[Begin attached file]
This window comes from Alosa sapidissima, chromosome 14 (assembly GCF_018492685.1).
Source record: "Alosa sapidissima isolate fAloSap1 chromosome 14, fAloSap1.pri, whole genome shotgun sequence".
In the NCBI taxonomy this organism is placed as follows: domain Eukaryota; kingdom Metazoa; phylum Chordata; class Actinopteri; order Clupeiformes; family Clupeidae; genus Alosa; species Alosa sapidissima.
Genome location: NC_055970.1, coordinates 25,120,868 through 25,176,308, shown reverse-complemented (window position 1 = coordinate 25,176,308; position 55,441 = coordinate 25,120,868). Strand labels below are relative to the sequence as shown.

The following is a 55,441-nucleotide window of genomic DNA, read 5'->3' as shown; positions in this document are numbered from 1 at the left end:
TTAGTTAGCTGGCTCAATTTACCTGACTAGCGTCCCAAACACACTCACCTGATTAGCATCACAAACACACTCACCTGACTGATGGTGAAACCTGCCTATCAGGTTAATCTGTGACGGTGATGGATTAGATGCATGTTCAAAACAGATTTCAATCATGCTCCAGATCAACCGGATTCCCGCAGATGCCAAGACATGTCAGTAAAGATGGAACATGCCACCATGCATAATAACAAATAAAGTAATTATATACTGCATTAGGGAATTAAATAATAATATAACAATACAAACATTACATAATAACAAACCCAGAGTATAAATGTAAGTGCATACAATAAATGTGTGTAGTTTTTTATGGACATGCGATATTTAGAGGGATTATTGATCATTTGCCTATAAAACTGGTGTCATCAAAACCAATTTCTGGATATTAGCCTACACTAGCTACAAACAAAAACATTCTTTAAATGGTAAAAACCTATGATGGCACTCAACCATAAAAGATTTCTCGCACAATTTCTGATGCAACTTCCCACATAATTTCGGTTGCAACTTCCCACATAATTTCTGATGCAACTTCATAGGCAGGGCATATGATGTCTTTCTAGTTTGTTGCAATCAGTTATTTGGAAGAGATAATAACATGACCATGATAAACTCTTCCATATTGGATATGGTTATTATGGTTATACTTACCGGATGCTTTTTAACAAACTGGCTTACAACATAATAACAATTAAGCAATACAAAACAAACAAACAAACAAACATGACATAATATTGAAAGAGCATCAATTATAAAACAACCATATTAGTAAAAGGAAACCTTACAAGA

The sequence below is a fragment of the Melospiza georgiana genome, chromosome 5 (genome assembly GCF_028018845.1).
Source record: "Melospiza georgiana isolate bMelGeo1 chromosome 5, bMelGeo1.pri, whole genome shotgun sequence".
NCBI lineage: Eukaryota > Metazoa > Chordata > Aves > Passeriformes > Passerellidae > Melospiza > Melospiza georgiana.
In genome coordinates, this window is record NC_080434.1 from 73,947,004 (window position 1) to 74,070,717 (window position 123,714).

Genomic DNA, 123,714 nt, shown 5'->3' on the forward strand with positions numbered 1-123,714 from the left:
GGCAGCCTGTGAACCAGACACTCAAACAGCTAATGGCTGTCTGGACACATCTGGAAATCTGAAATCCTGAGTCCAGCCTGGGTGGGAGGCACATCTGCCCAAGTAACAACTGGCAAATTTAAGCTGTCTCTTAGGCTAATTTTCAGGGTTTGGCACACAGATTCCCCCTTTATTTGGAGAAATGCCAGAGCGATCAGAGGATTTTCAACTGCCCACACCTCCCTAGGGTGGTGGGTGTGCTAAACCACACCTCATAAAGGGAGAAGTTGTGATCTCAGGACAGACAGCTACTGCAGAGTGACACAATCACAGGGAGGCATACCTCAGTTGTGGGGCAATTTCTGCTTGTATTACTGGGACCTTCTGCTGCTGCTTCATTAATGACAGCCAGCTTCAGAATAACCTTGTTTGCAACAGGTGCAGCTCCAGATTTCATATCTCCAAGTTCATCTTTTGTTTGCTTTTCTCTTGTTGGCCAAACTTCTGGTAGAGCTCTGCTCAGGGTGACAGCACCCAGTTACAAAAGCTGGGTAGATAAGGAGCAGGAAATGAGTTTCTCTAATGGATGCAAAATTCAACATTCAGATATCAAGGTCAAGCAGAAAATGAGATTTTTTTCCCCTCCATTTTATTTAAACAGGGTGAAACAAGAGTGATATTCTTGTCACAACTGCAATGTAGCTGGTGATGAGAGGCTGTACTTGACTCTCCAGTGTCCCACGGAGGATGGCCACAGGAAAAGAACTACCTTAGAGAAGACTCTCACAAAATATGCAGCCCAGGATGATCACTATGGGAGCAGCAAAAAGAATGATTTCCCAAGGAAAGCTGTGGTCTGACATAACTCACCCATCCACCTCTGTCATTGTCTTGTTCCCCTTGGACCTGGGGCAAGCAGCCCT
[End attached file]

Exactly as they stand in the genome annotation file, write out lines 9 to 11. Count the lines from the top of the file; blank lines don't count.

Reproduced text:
NCBI lineage: Eukaryota > Metazoa > Chordata > Aves > Passeriformes > Passerellidae > Melospiza > Melospiza georgiana.
In genome coordinates, this window is record NC_080434.1 from 73,947,004 (window position 1) to 74,070,717 (window position 123,714).

Genomic DNA, 123,714 nt, shown 5'->3' on the forward strand with positions numbered 1-123,714 from the left: